The vet’s office: Working like a dog
The importance of keeping canines active
By Dr. Beth Engelbert, DVM
Wildwood Animal Hospital and Clinic LLC
Most dogs need an outlet for their energy. Dogs who are not stimulated enough physically or mentally can come up with their own activities. Humans do not necessarily appreciate these activities.
There have been many dog sports and games created. Training is great for bonding as well as providing mental stimulation. Mental stimulation can be more tiring than exercise for some. If you have an interest in more active sports, check with your veterinarian to verify your pet is healthy enough to participate safely with you.
Obedience is the foundation for any activity. The fundamentals include sit, down, heel, come, and stay. Competitions can showcase your pet’s skills, and the higher levels include retrieving and jumping. Not into competition? These skills make walks more enjoyable as pets may be easier to manage while out and about.
Teaching tricks is a form of obedience and works your pet mentally. Shake, roll over, learning toy names and retrieving them, hide and seek, put toys away — get creative. Imagine a dog that will pick up and bring something you drop. It is a win-win situation.
Active sports include hunting, agility, lure coursing, tracking, and flyball.
Hunting does not need to involve guns and shooting birds. A hunt can be simulated with bumper retrieval on land or water, multiple bumpers at once, or directed retrieves.
Agility requires equipment training to prevent injury. Once learned, dogs usually love the challenge of the ever-changing courses.
Lure coursing involves chasing the “prey,” like a toy, on a pulley system. This satisfies dogs’ need to hunt and chase.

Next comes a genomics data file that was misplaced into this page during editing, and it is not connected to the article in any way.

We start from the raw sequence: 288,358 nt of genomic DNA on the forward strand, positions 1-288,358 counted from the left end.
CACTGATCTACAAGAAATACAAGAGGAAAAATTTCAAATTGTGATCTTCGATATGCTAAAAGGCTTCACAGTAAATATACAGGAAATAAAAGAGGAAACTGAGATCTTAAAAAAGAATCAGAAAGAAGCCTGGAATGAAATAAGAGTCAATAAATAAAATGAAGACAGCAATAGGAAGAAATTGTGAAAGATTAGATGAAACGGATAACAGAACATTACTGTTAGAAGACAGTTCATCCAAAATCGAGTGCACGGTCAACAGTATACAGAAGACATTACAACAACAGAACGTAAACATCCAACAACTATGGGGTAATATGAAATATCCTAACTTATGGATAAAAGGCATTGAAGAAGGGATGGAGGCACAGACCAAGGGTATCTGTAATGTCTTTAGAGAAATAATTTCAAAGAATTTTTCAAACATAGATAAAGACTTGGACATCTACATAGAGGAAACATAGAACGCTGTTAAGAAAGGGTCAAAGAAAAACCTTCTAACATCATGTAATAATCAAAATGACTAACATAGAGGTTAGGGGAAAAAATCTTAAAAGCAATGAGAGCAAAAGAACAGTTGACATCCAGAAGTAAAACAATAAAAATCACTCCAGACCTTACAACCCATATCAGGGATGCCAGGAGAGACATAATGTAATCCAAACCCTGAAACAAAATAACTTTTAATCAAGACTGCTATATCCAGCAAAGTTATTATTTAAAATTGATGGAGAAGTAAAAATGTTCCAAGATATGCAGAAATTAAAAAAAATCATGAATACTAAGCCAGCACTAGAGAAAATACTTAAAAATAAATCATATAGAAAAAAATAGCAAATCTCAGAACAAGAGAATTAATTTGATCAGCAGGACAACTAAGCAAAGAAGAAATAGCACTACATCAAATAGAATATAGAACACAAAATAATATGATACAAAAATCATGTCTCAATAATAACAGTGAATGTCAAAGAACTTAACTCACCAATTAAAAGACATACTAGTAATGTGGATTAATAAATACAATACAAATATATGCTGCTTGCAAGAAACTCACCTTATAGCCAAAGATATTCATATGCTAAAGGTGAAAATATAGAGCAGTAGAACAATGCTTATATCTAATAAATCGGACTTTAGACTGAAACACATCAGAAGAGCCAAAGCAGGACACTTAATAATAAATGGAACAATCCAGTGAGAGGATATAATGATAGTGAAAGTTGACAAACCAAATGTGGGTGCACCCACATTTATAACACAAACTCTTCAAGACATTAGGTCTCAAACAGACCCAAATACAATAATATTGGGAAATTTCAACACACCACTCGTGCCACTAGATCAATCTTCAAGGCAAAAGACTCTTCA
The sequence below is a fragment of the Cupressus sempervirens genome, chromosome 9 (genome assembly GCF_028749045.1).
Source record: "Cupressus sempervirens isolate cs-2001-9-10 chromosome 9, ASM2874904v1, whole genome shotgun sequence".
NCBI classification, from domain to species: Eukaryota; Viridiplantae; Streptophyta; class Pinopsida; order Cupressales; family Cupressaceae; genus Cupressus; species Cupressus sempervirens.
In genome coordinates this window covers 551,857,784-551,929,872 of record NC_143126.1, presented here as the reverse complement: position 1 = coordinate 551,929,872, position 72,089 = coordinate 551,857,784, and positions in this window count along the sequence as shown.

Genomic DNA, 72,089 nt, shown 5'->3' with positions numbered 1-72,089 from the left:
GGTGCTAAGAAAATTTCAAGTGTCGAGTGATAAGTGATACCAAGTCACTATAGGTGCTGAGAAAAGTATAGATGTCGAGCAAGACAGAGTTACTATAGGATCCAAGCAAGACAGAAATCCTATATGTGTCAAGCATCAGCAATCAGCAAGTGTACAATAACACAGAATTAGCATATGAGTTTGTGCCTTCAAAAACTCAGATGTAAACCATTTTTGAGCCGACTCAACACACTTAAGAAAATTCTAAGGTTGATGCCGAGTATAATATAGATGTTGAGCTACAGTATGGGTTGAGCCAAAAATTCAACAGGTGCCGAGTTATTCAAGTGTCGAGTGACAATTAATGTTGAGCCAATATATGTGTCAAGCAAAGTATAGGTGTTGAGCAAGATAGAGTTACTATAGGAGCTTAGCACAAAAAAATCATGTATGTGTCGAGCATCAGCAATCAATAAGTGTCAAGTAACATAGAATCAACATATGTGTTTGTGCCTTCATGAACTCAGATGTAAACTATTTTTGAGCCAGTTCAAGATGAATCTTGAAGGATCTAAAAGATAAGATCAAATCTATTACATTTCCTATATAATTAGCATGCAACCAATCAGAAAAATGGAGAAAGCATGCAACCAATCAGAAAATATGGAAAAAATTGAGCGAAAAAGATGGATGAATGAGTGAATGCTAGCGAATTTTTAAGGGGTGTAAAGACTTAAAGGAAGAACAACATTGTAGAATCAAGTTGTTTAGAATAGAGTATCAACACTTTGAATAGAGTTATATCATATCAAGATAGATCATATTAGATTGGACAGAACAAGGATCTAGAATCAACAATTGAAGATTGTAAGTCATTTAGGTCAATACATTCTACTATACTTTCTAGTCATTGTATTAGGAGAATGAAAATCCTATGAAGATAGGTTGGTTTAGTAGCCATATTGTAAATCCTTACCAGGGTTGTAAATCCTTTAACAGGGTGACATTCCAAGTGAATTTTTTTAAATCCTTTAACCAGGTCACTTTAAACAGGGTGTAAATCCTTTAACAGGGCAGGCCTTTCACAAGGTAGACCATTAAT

Tracking involves teaching your dog to follow a scent along a path to find items and people, similar to search and rescue.
Flyball is a relay race where dogs go over four jumps, hit a spring-loaded box to retrieve a ball, and race back over the jumps. It is fast-paced and fun, but training is needed for safety. Sledding, skijoring, and weight pulling are also options.
Unable to keep up with your dog? Backpacks with weights will burn extra energy on walks. Dogs can carry their own water.
Another activity that works the dog but not you is “nose work.” Dogs are trained to different scents and then have to seek out the scent hidden in objects such as boxes.
“Barn hunts” involve the dog searching for a rat through a maze. The maze is typically hay bales, and the rats are safe in a secured tube.
Once your pet has been cleared for activity, the next step is finding a trainer to help. There are many local training options or places just within a short drive. Your veterinarian or local kennel club should be able to help find a trainer.
Let the games begin.
Wildwood Animal Hospital and Clinic LLC is located at 210 Airpark Road in Marshfield and online at wildwoodanimalhospital.net.